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Artist management | Andy Inglis
"Get over it: There’s no rule for managing artists"

There's no rule for managing artists
Photo: Valerie Siba Rousparast

It’s a Friday night, everyone is ready to go home. The dark circles around the eyes of the participants are hanging low. Then, a smartly dressed Scottish guy enters the room, starts a motivational talk dealing more with failure than success and lights up the audience.

He’s funny, dramatic, honest, a keynote speaker with a purposefully crazy act. Because, what even is 'normal', right?
 
Laughter resonates throughout the room as Andy Inglis talks about drug abuse, alcoholism and unnamed artists he won’t work with anymore. He doesn’t provide a tool box of 'This is how you manage an artist' or any Sheryl-Sandbergy lean-in type of advice. No. He talks about failure and the personal aspects of engaging with artists.
 

„It’s just like any relationship“

 
There are certain tasks a manager deals with: manage the artist’s album campaigns either with or without a label in place, helping them assemble team members like a PR manager, booking agent, accountant or a lawyer. At the same time, managers are so much more. When being asked how to become an artist manager, Inglis fires back with a wink and looks directly at you: “It’s kind of like asking 'How do I make new friends?' Well, it depends on who the people are. You have no idea who they are and what kind of person they want you to be for them until you meet and spend time with them. It’s just like any relationship.” Inglis really means it: He presents a slide showing all the different kinds of personal relationships, with the artist manager listed at the bottom of the slide. His advice to managers applies in the same way to artists: “If you want to work with a manager, think of them as anybody in your life: ask yourself who you want to work with intimately, or want to spent time with. Like them! Care about them! Trust them!”
 
During the break, everyone is hyped about Andy Inglis’ talk: “I am pretty impressed, I was expecting more kind of a book talk, but he’s just talking about his own experience. He’s an outstanding person, and I think his advice is very useful. You can feel that he’s thinking out of the box how to reinvent the whole management praxis”, states Patricia Bandala, who has a background in communications and management. Two days after the workshop, Yankey Perpetual, an Accra-based singer states that “it was actually the best workshop to learn what is good for your career, when to work with a manager. Artist management is really important to me, because we always have this problem in Ghana where artists and managers always have an issue.”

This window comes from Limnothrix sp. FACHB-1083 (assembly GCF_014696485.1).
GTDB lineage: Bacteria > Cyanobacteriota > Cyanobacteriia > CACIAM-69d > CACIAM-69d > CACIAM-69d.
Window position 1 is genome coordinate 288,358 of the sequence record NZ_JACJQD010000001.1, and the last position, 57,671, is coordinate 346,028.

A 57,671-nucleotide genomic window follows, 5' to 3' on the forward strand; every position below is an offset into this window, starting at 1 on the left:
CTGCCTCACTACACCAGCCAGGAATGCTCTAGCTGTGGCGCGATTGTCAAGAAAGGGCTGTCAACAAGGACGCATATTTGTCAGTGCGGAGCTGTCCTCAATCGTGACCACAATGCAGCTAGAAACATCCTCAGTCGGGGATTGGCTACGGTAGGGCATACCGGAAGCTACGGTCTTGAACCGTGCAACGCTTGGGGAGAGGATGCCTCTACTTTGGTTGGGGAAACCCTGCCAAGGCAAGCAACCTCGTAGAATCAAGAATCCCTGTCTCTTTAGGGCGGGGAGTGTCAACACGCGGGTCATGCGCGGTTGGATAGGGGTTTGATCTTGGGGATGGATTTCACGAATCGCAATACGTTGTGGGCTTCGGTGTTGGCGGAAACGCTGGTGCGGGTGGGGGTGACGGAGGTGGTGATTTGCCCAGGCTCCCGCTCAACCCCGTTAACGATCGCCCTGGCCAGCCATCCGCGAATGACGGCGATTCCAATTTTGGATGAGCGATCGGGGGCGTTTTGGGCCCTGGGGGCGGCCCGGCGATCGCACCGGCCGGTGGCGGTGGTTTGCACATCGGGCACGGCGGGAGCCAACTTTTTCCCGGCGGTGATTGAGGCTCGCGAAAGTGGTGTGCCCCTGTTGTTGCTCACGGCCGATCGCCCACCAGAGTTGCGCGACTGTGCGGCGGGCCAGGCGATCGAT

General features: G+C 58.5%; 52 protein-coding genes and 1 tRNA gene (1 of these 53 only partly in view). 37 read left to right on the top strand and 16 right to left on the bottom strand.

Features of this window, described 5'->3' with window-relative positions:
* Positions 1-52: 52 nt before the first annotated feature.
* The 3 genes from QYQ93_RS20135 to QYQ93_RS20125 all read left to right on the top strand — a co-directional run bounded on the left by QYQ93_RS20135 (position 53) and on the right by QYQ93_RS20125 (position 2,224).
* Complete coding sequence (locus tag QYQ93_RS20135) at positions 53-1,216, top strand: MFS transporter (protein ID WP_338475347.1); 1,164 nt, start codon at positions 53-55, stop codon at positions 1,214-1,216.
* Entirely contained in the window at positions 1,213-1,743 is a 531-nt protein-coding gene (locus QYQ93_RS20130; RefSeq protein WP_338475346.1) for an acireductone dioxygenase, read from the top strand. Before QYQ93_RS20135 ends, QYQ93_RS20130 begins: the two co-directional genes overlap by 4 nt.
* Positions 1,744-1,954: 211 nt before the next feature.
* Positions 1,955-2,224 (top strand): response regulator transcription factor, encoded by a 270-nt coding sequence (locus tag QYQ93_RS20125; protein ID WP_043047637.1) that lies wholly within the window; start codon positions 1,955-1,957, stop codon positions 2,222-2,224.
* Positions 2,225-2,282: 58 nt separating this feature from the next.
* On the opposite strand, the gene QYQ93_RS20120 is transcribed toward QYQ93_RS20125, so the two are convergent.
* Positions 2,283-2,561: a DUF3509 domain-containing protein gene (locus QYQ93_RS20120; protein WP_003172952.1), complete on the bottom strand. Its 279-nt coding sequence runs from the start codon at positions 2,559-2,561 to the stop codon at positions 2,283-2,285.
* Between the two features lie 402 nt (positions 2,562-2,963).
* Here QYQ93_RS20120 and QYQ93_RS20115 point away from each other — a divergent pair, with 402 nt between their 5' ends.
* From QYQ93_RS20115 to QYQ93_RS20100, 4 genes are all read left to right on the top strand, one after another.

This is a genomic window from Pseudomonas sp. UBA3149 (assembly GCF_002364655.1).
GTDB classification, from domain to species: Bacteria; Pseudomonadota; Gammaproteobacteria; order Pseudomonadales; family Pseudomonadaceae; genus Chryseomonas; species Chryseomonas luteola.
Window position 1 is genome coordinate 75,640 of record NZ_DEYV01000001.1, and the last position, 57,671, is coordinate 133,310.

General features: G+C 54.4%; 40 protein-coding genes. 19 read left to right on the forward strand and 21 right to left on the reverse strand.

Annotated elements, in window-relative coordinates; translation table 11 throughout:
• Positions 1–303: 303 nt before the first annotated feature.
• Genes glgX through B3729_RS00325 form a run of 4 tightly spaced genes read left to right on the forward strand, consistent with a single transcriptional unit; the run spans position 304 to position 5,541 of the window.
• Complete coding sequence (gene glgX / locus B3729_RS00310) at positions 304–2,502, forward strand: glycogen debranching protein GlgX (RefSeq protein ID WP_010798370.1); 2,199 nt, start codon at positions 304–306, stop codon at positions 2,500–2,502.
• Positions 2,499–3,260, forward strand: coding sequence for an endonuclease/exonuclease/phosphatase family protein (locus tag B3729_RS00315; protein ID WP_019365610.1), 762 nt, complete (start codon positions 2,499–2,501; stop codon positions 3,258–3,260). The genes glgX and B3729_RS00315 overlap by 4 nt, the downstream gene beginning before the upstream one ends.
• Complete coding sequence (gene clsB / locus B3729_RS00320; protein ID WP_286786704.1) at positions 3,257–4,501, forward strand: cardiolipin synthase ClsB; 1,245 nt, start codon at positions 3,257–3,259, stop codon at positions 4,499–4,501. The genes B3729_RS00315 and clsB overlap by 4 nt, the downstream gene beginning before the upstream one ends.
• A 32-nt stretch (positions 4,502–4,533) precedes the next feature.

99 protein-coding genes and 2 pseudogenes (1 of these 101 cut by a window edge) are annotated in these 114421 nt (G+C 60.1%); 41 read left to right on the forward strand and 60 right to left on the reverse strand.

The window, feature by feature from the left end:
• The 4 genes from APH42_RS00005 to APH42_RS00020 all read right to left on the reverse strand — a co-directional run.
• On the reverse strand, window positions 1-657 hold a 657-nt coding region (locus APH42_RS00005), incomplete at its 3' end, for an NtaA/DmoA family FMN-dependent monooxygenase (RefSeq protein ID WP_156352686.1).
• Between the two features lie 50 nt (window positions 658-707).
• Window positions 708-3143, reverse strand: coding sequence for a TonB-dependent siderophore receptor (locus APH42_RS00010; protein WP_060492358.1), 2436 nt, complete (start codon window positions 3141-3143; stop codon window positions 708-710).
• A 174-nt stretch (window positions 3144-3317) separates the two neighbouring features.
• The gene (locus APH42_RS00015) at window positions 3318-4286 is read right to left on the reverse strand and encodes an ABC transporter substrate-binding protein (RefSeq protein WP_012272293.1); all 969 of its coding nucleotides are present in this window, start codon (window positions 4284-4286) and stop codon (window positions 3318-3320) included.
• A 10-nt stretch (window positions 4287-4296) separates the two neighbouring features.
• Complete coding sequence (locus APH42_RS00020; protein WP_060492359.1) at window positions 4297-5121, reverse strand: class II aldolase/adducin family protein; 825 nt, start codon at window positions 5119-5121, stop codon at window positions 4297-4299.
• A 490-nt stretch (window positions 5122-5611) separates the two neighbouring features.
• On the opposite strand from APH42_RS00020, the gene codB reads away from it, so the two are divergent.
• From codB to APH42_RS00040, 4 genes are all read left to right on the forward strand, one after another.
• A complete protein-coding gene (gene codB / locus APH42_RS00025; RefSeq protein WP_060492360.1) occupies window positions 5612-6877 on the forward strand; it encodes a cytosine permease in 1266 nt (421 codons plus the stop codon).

„It’s all negotiable“

 
Most participants are curious about at what point it makes sense to have a manager as well as about the percentage of fees that is adequate. Inglis looks around the room and raises both his arms: “Well, there’s no one rule for any of this. It’s hard to tell at what point a manager is affordable and a good career choice. It also depends on what the deal is. It’s all negotiable. You have to ask yourself: 'Is it a solo artist or an orchestra? What are the production costs? What are the living costs?' Every artist is different. Some managers might say 'I won’t take commission for the first year, or the first two years, until you earn this amount of money, or until you’ve paid your mortgage.' It’s all negotiable. I don’t take money from my artists if they do a show and make 50€. If they start making 5,000€, sure, I can take commission. I look at every artist differently. From some I take commission from the beginning, because they can afford to pay it. Some maybe can’t afford to pay me for three or four years.”
 

„It’s built on trust“

 
Of course, Andy Inglis has another steady job, and he’s very straight forward about it: “If you want to manage a band or an artist, have some other income. Get some other work, because you probably can’t make money out of this for a while. I love managing bands, I can’t do anything else. But I still have to find some other work, otherwise I can’t afford to pay my artist’s legal fees or the PR company, because sometimes they have no money and I want them to get to a point where we’ll both make an income.” This sounds very insecure, and it sure is. If an artist leaves the managing relationship, you can lose everything. But managers can protect themselves. Inglis explains: “There are two ways: Either you have a contract with a 'sunset clause' and then if you stop working together you can continue to earn some money. If you can’t afford a contract - which often happens, because the industry often expects the manager to pay the legal costs for drawing it up - then it’s built on trust.”

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